For many years, satellite (VSAT) has been the main source of superyacht internet. However, within the last two years, as onshore 4G infrastructure has rapidly improved, LTE broadband has come into the market, offering speeds which by far exceed what even a very expensive VSAT contract can offer.
For example, a 10 Mbps VSAT profile (MIR, with a guaranteed speed of just 2.5 Mbps) would cost an average of $5000-6000 dollars per month. 10 Mbps is not a lot considering that, as a rule of thumb, you need 25 Mpbs to watch one movie in 4K resolution.
In comparison, a yacht can get an unlimited LTE data plan in the Mediterranean for between 2000-3000 euros per month and benefit from speeds ranging between 80 and 300 Mbps depending on the vessel’s location. That is comparable to what you would expect onshore with fiberoptics.
Recent developments implemented by both cellular networks and equipment manufacturers have allowed for significant extensions in offshore 4G coverage. For example, Meridian 5G, a company that develops and manufactures 4G/5G equipment specifically for superyachts, has been able to extend its clients’ 4G coverage offshore up to 45 nautical miles (85km).
Meridian 5G’s equipment is used by notable yachts and research vessels ranging from 25-160+ metres in size, including Eclipse, Al Mirqab, Luna, Radiant, Barbara, Nirvana, Ragnar and many more.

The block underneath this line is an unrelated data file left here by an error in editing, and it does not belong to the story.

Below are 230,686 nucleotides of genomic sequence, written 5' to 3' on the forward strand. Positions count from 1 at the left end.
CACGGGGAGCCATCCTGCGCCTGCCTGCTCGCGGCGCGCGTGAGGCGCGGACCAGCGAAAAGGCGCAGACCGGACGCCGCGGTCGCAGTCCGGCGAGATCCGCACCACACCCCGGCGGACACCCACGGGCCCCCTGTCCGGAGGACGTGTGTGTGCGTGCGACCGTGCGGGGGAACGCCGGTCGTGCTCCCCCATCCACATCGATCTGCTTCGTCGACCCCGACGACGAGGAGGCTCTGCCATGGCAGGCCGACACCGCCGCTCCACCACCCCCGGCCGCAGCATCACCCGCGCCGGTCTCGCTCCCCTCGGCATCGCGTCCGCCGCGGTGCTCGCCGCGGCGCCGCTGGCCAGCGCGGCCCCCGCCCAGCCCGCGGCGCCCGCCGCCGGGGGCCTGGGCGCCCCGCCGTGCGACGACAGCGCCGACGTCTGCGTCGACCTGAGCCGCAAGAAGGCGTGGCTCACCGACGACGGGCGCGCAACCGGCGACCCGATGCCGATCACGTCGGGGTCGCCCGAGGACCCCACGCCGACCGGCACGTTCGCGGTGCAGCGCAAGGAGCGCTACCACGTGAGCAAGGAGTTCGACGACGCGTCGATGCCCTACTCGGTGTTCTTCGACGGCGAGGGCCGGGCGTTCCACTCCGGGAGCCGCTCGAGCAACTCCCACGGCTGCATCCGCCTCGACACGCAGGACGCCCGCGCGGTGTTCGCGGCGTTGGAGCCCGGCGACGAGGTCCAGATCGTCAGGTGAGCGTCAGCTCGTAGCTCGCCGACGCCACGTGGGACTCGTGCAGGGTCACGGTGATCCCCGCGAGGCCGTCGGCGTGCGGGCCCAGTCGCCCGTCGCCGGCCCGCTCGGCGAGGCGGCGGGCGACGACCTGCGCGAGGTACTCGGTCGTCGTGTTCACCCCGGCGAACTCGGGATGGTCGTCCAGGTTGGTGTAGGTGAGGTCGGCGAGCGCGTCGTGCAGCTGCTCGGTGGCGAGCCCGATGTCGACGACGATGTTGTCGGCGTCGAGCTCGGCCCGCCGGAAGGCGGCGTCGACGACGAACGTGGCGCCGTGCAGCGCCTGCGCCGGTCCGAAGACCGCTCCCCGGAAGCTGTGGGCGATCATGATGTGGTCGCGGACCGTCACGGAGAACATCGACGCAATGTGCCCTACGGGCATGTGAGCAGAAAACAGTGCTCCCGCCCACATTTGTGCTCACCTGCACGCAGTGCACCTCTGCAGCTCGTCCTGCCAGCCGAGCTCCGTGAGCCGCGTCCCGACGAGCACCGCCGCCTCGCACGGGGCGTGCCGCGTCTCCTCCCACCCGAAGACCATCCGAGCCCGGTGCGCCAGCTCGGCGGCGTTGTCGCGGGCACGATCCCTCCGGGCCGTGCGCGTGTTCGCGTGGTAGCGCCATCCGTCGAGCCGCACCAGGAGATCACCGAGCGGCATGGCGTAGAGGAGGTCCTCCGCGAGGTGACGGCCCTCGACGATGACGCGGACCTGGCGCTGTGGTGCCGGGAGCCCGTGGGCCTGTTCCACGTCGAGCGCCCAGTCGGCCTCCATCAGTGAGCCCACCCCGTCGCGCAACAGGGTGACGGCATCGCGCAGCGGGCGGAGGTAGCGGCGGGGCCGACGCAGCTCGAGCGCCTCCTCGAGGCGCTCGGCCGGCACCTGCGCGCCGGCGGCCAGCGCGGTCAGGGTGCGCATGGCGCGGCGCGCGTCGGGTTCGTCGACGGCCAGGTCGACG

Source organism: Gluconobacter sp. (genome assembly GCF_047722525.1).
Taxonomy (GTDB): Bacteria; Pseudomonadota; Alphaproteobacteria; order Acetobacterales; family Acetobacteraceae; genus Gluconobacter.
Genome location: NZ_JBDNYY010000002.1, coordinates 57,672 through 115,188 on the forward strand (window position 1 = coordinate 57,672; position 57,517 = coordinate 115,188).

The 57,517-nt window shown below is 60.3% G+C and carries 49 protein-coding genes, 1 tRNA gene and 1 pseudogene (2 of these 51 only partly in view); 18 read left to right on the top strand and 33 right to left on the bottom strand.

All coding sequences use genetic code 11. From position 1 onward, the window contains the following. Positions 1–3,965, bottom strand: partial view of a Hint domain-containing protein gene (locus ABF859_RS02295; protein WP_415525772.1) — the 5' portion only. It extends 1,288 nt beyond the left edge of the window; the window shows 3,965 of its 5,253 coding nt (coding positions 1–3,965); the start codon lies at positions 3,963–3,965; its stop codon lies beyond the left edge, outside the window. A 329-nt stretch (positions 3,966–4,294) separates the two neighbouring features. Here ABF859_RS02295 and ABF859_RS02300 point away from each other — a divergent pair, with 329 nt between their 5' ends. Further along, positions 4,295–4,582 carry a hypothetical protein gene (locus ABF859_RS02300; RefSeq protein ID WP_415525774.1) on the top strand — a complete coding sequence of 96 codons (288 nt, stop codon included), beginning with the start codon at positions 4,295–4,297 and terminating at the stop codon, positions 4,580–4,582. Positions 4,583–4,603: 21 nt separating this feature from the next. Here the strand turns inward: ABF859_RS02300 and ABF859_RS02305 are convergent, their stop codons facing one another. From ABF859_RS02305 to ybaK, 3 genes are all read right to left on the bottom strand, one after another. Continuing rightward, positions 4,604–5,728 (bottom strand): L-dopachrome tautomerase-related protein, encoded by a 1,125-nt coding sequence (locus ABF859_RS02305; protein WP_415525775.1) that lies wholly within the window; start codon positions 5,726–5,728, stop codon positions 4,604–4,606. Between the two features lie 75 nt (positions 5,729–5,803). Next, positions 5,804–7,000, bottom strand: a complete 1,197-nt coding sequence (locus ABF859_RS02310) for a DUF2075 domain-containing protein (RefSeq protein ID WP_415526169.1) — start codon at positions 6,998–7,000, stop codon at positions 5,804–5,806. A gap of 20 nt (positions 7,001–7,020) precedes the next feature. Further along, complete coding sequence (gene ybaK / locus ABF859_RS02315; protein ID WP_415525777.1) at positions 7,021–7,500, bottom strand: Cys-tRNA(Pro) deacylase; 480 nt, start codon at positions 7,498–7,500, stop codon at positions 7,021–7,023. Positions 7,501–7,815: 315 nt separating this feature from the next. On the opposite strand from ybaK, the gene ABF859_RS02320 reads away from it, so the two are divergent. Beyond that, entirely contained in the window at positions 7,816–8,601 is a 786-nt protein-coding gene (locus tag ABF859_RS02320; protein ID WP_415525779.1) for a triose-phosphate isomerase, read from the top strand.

SuperYacht Times reached out to several vessels using Meridian’s DOME router equipment for comment.
“We were refuelling in Albania and realized that, even though we didn’t have SIM cards covering Albania, we still had great 4G speed. It turned out that our Meridian dome router still connected to a Wind tower in Italy that was 75 kilometres away”, says Alexey Kuyevda, chief engineer on board motor yacht Apostrophe.
He continues: “What was even more astonishing was that we had 50 Mbps download speed and 30 upload speed. When we used a Pepwave, we rarely got that much, even when we were close to shore.”
Another yacht which has opted not to use VSAT is the 41-metre Lady Jade, which observed speeds “good enough for emails and file downloads at 46.3 nautical miles”. This was more than 85 kilometres from the nearest shore off Corfu.
In addition, a screenshot taken from a device on board the 83.5-metre motoryacht Savannah while it was cruising in Greece shows that, at 99 kilometres from the nearest cellular tower, the yacht still experienced 21 Mbps download speed and 16 Mbps upload speed.
“They weren’t that far from the nearest shore”, comments Dasha Grupman, CEO of Meridian 5G. “But the SIM cards they used only allowed them to connect to the Vodafone network in Greece, and the nearest Vodafone tower was that far away!”
“We also observe that a tower located 70 kilometres away can sometimes provide better data connection than a tower which is only a few kilometres away”, Grupman continues.
“An example of this would be when you are in a busy port in which the networks and cellular towers are simply overloaded. If you can then connect to a tower further away that is not getting the same load – since most cellular devices can’t reach that far – you would receive a far better, faster and more stable connection.”
With all of the above in mind, therefore, the ever more readily-available 4G offers the ideal solution for getting high-quality internet on board – and the technology is only improving, so watch this space!
SuperYacht Times - The State of Yachting 2020
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